People v. ArmstrongAnnotate this Case
56 Ill. 2d 159 (1973)
306 N.E.2d 14
THE PEOPLE OF THE STATE OF ILLINOIS, Appellee, v. ALFRED ARMSTRONG, Appellant.
Supreme Court of Illinois.
Opinion filed November 20, 1973.
Rehearing denied January 29, 1974.
James J. Doherty, Public Defender, of Chicago (George L. Lincoln, Assistant Public Defender, of counsel), for appellant.
William J. Scott, Attorney General, of Springfield, and Bernard Carey, State's Attorney, of Chicago (James B. Zagel, Assistant Attorney General, and Kenneth L. Gillis and James S. Veldman, Assistant State's Attorneys, of counsel), for the People.
Affirmed and remanded.
MR. JUSTICE SCHAEFER delivered the opinion of the court:
This case is concerned with the effect of orders denying or sustaining motions to suppress evidence upon the ground that it was illegally obtained. Section 114-12(b) of the Code of Criminal Procedure provides that if a motion to suppress is granted, "the property shall *160 be restored * * * and it shall not be admissible in evidence against the movant at any trial; * * *." (Ill. Rev. Stat. 1969, ch. 38, par. 114-12(b).) Because he considered himself bound by this statute to do so, the Honorable Robert J. Downing granted the defendant's motion to suppress in the present case. The State appealed, pursuant to Rule 604. The appellate court reversed (6 Ill. App.3d 529), and we granted leave to appeal.
In 1966 the defendant was indicted for armed robbery in a tavern. Subsequently he was indicted for the murder of a police officer during an armed robbery in another tavern. The murder case was tried first, before the Honorable Edward J. Egan, and prior to the commencement of that trial the defendant moved to suppress a shotgun and a pistol that had been found in his apartment. The motion to suppress was denied, upon the ground that the defendant had consented to the search. The weapons were received in evidence at the trial, the jury found the defendant guilty, and he appealed from the judgment of conviction.
While the judgment in the murder case was pending on appeal in this court, the armed robbery case came on for trial before the Honorable L. Sheldon Brown. A pretrial motion to suppress the same shotgun and pistol was made before Judge Brown, and the parties stipulated that it should be heard upon "the testimony taken at the original hearing before Judge Egan on the motion to suppress." The transcript of the testimony at that hearing was read to Judge Brown and he sustained the motion to suppress. The trial proceeded, the evidence in question was not offered, and the defendant was found guilty.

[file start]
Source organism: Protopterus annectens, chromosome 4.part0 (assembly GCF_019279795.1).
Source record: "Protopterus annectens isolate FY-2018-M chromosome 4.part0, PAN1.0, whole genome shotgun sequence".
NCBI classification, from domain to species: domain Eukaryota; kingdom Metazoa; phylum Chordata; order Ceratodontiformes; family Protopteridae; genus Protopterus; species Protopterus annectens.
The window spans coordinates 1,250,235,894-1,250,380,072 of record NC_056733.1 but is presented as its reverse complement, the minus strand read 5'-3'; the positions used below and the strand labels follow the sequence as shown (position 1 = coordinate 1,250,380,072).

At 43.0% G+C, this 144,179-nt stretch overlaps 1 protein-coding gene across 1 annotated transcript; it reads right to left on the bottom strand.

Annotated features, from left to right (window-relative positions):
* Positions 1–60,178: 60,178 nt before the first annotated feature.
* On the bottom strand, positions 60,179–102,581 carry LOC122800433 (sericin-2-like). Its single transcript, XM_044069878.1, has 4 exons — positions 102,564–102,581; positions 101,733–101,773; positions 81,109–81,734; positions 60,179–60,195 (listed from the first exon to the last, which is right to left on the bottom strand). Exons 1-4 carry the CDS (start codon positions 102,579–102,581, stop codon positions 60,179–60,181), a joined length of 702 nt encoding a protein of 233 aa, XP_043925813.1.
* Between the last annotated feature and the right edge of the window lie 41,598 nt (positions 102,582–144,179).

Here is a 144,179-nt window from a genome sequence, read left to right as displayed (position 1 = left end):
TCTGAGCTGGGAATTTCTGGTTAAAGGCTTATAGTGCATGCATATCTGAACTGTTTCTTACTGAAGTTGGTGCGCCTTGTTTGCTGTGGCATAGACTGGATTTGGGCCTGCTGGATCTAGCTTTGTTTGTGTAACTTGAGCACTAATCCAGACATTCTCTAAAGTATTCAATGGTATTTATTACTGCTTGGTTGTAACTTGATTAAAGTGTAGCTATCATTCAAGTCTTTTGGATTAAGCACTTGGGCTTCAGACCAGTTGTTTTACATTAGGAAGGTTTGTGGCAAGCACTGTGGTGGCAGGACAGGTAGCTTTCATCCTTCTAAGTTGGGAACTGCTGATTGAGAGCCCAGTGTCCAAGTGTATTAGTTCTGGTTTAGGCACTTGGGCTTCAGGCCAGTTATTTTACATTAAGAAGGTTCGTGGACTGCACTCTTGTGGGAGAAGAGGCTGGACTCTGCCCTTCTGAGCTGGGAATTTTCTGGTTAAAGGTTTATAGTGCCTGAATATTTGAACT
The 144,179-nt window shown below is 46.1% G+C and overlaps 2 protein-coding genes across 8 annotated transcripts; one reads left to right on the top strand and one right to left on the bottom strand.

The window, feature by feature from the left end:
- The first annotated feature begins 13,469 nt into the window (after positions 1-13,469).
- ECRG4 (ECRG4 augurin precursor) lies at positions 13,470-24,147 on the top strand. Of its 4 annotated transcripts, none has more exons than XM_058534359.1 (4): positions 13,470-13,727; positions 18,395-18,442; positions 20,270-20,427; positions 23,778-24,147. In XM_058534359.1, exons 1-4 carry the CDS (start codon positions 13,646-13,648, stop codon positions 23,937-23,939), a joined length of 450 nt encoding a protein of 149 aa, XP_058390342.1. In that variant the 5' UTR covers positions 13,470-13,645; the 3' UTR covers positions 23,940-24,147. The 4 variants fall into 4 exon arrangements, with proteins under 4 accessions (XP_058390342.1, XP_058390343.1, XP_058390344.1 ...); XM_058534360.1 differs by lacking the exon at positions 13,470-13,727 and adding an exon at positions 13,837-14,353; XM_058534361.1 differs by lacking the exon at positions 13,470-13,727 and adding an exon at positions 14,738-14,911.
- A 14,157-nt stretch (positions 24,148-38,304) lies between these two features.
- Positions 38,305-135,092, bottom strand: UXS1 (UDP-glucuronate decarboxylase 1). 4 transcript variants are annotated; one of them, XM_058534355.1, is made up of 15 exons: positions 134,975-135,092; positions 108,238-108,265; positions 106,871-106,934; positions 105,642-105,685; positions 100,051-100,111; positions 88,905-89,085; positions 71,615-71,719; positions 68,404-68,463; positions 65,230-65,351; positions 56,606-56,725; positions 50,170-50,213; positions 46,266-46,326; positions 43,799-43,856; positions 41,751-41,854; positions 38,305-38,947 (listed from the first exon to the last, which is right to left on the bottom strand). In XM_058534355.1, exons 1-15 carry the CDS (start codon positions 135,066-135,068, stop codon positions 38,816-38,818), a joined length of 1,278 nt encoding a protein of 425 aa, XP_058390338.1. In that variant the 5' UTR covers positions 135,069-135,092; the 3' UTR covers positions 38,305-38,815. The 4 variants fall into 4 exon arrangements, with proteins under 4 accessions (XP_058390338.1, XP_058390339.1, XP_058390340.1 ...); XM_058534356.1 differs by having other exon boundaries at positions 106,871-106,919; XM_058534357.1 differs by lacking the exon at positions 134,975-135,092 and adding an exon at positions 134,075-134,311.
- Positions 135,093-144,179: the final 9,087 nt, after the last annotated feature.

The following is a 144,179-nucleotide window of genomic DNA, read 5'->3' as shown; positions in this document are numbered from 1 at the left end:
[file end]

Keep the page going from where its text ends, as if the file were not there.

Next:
Thereafter, on the appeal in the murder case, this court affirmed Judge Egan's ruling with respect to the legality of the search, but reversed the judgment of conviction because the statements of a co-defendant had been improperly received in evidence against Armstrong. (People v. Armstrong (1969), 41 Ill. 2d 390.) After *161 remandment the case again came on for trial, this time before the Honorable Robert J. Downing. The defendant renewed his motion to suppress. No additional evidence was heard. Judge Downing ruled that under section 114-12(b) of the Code of Criminal Procedure he had no choice but to suppress the evidence because a motion to suppress the same evidence had been granted by Judge Brown. The present appeal is from that ruling.
Since that ruling was made by Judge Downing, this court has decided People v. Hopkins (1972), 52 Ill. 2d 1. In that case, after discussing the considerations pro and con, we held that the doctrine of collateral estoppel bars the relitigation of an order sustaining the validity of a search, in the absence of additional evidence or peculiar circumstances there mentioned. The effect of that determination is to preclude the operation of section 114-12(b) in this case, for the ruling of Judge Egan which denied the motion to suppress preceded the ruling of Judge Brown which sustained the motion.
An additional circumstance leading to the same result is the fact that no evidence in addition to that which was heard by Judge Egan was offered before Judge Brown, whose ruling upon the motion followed the reading of a transcript of the testimony heard before Judge Egan upon the original motion to suppress. Moreover, Judge Brown did not hear all of the testimony upon which Judge Egan had based his ruling. The circumstances of Judge Egan's initial denial of the motion to suppress, his subsequent misgivings after he had heard additional testimony during the trial, and his final ruling reiterating his denial of the motion to suppress after he had heard still further testimony at the request of the defendant, are summarized in this court's former opinion in this case. 41 Ill. 2d at 395-6.
We are of the opinion that Judge Brown's ruling did not deprive the initial denial of the motion to suppress of its vitality by way of collateral estoppel, and that the *162 appellate court properly concluded that the motion to suppress should have been denied. The judgment of the appellate court is therefore affirmed and the cause is remanded to the circuit court of Cook County.
Affirmed and remanded.